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MARK 3000/3001: Week One

by: Ariana Cammllarie

MARK 3000/3001: Week One MARK 3000

Marketplace > University of Georgia > Business > MARK 3000 > MARK 3000 3001 Week One
Ariana Cammllarie
GPA 3.83
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About this Document

These notes are from the first week of class (Jan 12 - Jan 14), including the readings.
Principles of Marketing
Kristy McManus
Class Notes




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This 4 page Class Notes was uploaded by Ariana Cammllarie on Friday January 15, 2016. The Class Notes belongs to MARK 3000 at University of Georgia taught by Kristy McManus in Spring 2016. Since its upload, it has received 135 views. For similar materials see Principles of Marketing in Business at University of Georgia.


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Date Created: 01/15/16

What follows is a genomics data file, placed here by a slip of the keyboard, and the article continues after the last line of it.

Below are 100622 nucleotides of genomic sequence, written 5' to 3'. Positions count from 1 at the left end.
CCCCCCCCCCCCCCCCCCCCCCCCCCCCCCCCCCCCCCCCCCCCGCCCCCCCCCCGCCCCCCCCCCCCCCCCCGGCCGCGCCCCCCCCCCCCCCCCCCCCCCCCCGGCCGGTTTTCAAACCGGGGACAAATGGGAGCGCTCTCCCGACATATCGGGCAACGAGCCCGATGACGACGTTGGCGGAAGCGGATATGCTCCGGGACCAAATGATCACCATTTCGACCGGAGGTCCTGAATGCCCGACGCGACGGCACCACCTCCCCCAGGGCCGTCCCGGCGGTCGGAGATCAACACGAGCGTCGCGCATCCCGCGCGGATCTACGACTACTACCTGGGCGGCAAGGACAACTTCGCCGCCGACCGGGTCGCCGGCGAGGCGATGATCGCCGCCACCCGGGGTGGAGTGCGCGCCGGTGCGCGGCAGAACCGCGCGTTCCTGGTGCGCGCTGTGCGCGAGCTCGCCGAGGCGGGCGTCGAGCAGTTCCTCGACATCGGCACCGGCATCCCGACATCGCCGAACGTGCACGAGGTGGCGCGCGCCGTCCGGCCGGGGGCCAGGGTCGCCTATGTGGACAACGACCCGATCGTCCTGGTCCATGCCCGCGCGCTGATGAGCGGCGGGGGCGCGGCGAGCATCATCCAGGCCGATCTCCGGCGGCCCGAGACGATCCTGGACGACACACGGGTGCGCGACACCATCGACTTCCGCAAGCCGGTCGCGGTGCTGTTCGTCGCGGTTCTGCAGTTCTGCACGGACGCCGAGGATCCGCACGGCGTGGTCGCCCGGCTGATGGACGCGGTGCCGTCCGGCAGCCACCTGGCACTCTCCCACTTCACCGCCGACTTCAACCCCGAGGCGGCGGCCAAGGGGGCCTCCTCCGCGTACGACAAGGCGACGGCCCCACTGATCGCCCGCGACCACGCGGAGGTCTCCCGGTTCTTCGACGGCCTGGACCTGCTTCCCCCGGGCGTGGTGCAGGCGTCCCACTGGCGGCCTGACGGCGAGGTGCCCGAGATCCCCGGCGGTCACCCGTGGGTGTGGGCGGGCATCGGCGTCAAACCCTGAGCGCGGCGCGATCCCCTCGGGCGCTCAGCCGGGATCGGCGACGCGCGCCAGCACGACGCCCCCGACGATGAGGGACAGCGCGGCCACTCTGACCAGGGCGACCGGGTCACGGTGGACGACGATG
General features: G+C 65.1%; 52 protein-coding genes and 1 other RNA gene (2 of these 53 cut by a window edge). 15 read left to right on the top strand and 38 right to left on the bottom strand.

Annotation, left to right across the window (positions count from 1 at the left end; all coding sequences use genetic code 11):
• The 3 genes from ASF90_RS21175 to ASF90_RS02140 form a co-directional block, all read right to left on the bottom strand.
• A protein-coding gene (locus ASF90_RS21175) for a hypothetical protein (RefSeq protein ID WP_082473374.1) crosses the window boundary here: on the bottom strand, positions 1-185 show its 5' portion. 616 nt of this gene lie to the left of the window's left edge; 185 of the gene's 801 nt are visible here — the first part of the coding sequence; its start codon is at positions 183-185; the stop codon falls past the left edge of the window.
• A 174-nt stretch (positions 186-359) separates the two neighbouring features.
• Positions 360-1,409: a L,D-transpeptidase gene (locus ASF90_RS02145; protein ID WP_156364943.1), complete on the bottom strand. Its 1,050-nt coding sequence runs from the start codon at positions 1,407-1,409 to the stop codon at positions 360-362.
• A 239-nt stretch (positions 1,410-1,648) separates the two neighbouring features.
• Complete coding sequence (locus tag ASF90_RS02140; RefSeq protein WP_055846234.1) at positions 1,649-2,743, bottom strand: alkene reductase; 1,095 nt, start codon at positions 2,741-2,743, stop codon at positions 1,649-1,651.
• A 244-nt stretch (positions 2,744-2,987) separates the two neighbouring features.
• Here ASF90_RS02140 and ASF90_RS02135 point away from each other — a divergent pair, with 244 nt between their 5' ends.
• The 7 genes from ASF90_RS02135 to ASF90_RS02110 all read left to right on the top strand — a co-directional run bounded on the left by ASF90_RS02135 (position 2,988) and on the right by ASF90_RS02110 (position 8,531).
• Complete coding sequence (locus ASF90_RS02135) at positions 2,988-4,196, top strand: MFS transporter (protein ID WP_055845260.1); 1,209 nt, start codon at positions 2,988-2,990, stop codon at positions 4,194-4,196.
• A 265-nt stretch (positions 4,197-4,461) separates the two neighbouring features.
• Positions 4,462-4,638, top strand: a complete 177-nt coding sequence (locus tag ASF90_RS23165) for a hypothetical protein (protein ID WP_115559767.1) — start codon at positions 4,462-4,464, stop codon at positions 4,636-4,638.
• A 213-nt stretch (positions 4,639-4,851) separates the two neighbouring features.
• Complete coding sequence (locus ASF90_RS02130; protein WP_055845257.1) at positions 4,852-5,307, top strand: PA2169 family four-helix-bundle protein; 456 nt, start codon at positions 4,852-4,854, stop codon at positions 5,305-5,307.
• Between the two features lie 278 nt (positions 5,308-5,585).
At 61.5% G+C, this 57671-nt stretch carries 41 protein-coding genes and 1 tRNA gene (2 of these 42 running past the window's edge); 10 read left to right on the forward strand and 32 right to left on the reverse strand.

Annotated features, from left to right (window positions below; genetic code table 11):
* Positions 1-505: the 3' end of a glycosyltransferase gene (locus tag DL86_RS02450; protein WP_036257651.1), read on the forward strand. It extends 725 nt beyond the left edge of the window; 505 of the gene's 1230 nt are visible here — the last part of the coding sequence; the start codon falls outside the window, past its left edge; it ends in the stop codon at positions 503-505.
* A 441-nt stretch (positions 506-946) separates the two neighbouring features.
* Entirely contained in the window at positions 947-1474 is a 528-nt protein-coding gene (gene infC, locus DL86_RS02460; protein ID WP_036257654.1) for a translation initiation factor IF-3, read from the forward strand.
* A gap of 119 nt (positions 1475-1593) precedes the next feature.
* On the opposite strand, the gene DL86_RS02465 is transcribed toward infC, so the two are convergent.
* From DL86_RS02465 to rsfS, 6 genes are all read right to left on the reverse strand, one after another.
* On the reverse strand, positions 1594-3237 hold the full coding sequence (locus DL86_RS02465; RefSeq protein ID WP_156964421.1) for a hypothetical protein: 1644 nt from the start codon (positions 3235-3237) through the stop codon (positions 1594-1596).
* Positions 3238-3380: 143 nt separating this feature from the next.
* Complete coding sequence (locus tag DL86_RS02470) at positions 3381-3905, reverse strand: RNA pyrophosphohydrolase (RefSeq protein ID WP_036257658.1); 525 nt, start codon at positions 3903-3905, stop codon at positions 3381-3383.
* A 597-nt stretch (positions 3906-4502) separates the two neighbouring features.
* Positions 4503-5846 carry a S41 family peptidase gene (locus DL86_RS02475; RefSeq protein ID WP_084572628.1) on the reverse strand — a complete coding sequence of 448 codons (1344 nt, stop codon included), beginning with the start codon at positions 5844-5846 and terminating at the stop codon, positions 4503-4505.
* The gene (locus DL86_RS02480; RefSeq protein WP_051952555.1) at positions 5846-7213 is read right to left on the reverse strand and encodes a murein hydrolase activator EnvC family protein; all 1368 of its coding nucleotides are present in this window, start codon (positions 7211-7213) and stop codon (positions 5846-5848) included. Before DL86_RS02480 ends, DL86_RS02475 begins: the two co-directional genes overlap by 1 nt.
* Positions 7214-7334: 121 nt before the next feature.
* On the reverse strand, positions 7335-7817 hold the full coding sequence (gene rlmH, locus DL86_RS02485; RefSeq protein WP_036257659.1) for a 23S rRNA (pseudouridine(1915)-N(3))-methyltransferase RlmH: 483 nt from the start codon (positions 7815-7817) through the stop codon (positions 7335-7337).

Principles of Marketing MARK 3000/3001 Jan 14. What is Marketing? Marketing is: 1. an organizational function and a set of processes 2. for creating, capturing, communicating and delivering value to customers and 3. for managing customer relationships in ways that benefit the organization and its stakeholders. Anticipating and determining the needs and wants of consumers and satisfying those needs through the use of the 4 Ps to create long-term exchanges of value. - “anticipating” = researching the target market - “consumers” = target market - “create long-term” = 4 Ps Exchanges of value: Value : ratio for what is given up for what is obtained - “given up” = money, time, effort - “obtained” = good, service The 4 Ps: 1. Product [Creating Value] a. Goods, services or ideas b. Used to satisfy a consumer 2. Price [Capturing Value] a. Everything a buyer gives up à money, time, effort b. Balance between what a customer will pay and what will give a decent profit c. Price is a k ey indicator in value i. Low price = low quality; high price = high quality 3. Place [Delivering the Value Proposition] a. Supply chain management b. All activities needed to get the product to the right customer at the right time 4. Promotion [Communicating the Value Pr oposition] a. Informs, persuades and reminds buyers about a good or service b. A communication that can influence opinions or elicit responses Corporate Orientations: Production -oriented: “good products will sell themselves” - Pre-WWII - Henry Ford philosophy - Focus on internal capabilities + technology - What does the firm do best? Sales -oriented: “personal selling + advertising” - During WWII - Surplus of goods with low demand à need to encourage consumers to buy - Focus on aggressive sales techniques - How can we sell more of what we already have? Market -oriented (Marketing concept): “customers are king” - After WWII à Current - Catering to the wants and needs of the consumer; Bill Ford philosophy - Focus on value o satisfying customers needs while still reaching organizational objectives o must be able to provide more value than competitors - What does the customer want? Societal market -oriented : “give back to the world” - Contemporary ideals - Focus on enhancing benefits to society o Environment, charities - How do I meet customer needs and benefit society at the same time? How to become “value-driven:” 1. Share information about customers and competitors with all departments 2. Balance customer benefits + costs 3. Build relationships with customers 4. Embrace social media + contemporary technology Be contingent on customer demands, today's and tomo rrow's Marketing Concept: Make what you can sell not sell what you can make Marketing enriches society because it: 1. can be entrepreneurial 2. can expand global presence 3. can strengthen channel relationships Chapter 1 Vocabulary: Marketing plan : written document composed of an analysis of the current marketing situation opportunities and threats for the firm, marketing objectives and strategy specified in terms of the 4 Ps, action programs and projected or pro forma income statements. Exchanges : the trade of things of value between the buyer and the seller so that each is better off as a result. Marketing mix : 4 Ps [product, price, place, promotion]; a controllable set of activities that a firm uses to respond to the wants of its target markets. Goods : items that can be physically touched. EX: chair, TV, homework. Services : offerings that involve effort that cannot be physically possessed. EX: concerts, lectures, movie theaters. B2C (Business to Consumer): process in which businesses sell to consumers. EX: Target, Walmart, Best Buy. B2B (Business to Business): process of selling merchandise or services from one business to another. EX: Pampers à Target; Coke à Walmart. C2C (Consumer to Consumer): process in which consumers sell to consumers. EX: Ebay, Etsy, “Free & For Sale” FB page. Value: reflects the relationship of benefits to costs, or what the consumer gets for what the consumer wants. Value co -creation: customers act as collaborators with a manufacture / retailer to create a product or a service. EX: Design your own Nike shoe. Relational orientation: a method of building a relationship with consumers based on the philosophy that buyers and sellers should develop a long term relationship. CRM (Customer Relationship Management): business philosophy and set of strategies that focus on identifying and building a loyalty amongst the firm’s most valued customers. Supply chain : a group of firms that makes and delivers a given set of goods and services. Marketing channel: a set of institutions that transfer the ownership of and move goods from the point of production to the point of consumption.


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